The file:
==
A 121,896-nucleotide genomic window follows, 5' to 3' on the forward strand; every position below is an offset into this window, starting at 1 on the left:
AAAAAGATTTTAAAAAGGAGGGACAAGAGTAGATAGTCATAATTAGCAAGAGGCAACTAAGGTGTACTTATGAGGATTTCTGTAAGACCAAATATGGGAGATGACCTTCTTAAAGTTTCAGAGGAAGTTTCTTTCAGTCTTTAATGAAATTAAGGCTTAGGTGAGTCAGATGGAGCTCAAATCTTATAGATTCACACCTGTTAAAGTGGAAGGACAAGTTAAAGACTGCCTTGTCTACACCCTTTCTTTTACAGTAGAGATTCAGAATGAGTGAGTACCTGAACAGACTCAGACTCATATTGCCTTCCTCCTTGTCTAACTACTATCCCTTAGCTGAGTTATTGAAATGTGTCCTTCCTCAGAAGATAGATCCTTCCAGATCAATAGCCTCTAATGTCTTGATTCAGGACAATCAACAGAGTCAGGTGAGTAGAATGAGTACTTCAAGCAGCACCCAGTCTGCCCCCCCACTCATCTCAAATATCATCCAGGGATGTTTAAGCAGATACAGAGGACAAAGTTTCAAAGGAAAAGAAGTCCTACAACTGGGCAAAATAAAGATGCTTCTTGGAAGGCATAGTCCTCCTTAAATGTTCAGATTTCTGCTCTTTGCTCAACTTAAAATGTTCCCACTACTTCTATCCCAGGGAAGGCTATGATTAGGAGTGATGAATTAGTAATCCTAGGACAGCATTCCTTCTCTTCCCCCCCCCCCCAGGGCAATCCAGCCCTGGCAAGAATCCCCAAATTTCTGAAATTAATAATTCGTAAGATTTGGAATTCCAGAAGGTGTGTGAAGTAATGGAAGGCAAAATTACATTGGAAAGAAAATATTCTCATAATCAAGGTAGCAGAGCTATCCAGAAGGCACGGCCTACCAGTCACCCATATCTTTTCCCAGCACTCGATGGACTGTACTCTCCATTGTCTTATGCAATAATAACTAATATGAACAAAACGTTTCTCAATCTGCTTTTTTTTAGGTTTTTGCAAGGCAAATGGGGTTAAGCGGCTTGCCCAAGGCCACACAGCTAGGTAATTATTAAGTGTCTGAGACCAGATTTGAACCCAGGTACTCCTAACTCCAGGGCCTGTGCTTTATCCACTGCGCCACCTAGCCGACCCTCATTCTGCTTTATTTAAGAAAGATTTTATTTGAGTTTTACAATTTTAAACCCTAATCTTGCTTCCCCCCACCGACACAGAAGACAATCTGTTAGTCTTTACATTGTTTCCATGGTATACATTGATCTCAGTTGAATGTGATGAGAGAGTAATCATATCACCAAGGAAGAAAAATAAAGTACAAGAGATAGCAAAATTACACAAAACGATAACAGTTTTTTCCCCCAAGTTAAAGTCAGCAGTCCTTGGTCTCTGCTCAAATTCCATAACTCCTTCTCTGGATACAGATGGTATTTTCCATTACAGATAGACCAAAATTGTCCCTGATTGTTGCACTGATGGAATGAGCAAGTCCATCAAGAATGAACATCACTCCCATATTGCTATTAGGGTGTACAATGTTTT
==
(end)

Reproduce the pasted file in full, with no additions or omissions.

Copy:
A 121,896-nucleotide genomic window follows, 5' to 3' on the forward strand; every position below is an offset into this window, starting at 1 on the left:
AAAAAGATTTTAAAAAGGAGGGACAAGAGTAGATAGTCATAATTAGCAAGAGGCAACTAAGGTGTACTTATGAGGATTTCTGTAAGACCAAATATGGGAGATGACCTTCTTAAAGTTTCAGAGGAAGTTTCTTTCAGTCTTTAATGAAATTAAGGCTTAGGTGAGTCAGATGGAGCTCAAATCTTATAGATTCACACCTGTTAAAGTGGAAGGACAAGTTAAAGACTGCCTTGTCTACACCCTTTCTTTTACAGTAGAGATTCAGAATGAGTGAGTACCTGAACAGACTCAGACTCATATTGCCTTCCTCCTTGTCTAACTACTATCCCTTAGCTGAGTTATTGAAATGTGTCCTTCCTCAGAAGATAGATCCTTCCAGATCAATAGCCTCTAATGTCTTGATTCAGGACAATCAACAGAGTCAGGTGAGTAGAATGAGTACTTCAAGCAGCACCCAGTCTGCCCCCCCACTCATCTCAAATATCATCCAGGGATGTTTAAGCAGATACAGAGGACAAAGTTTCAAAGGAAAAGAAGTCCTACAACTGGGCAAAATAAAGATGCTTCTTGGAAGGCATAGTCCTCCTTAAATGTTCAGATTTCTGCTCTTTGCTCAACTTAAAATGTTCCCACTACTTCTATCCCAGGGAAGGCTATGATTAGGAGTGATGAATTAGTAATCCTAGGACAGCATTCCTTCTCTTCCCCCCCCCCCCAGGGCAATCCAGCCCTGGCAAGAATCCCCAAATTTCTGAAATTAATAATTCGTAAGATTTGGAATTCCAGAAGGTGTGTGAAGTAATGGAAGGCAAAATTACATTGGAAAGAAAATATTCTCATAATCAAGGTAGCAGAGCTATCCAGAAGGCACGGCCTACCAGTCACCCATATCTTTTCCCAGCACTCGATGGACTGTACTCTCCATTGTCTTATGCAATAATAACTAATATGAACAAAACGTTTCTCAATCTGCTTTTTTTTAGGTTTTTGCAAGGCAAATGGGGTTAAGCGGCTTGCCCAAGGCCACACAGCTAGGTAATTATTAAGTGTCTGAGACCAGATTTGAACCCAGGTACTCCTAACTCCAGGGCCTGTGCTTTATCCACTGCGCCACCTAGCCGACCCTCATTCTGCTTTATTTAAGAAAGATTTTATTTGAGTTTTACAATTTTAAACCCTAATCTTGCTTCCCCCCACCGACACAGAAGACAATCTGTTAGTCTTTACATTGTTTCCATGGTATACATTGATCTCAGTTGAATGTGATGAGAGAGTAATCATATCACCAAGGAAGAAAAATAAAGTACAAGAGATAGCAAAATTACACAAAACGATAACAGTTTTTTCCCCCAAGTTAAAGTCAGCAGTCCTTGGTCTCTGCTCAAATTCCATAACTCCTTCTCTGGATACAGATGGTATTTTCCATTACAGATAGACCAAAATTGTCCCTGATTGTTGCACTGATGGAATGAGCAAGTCCATCAAGAATGAACATCACTCCCATATTGCTATTAGGGTGTACAATGTTTT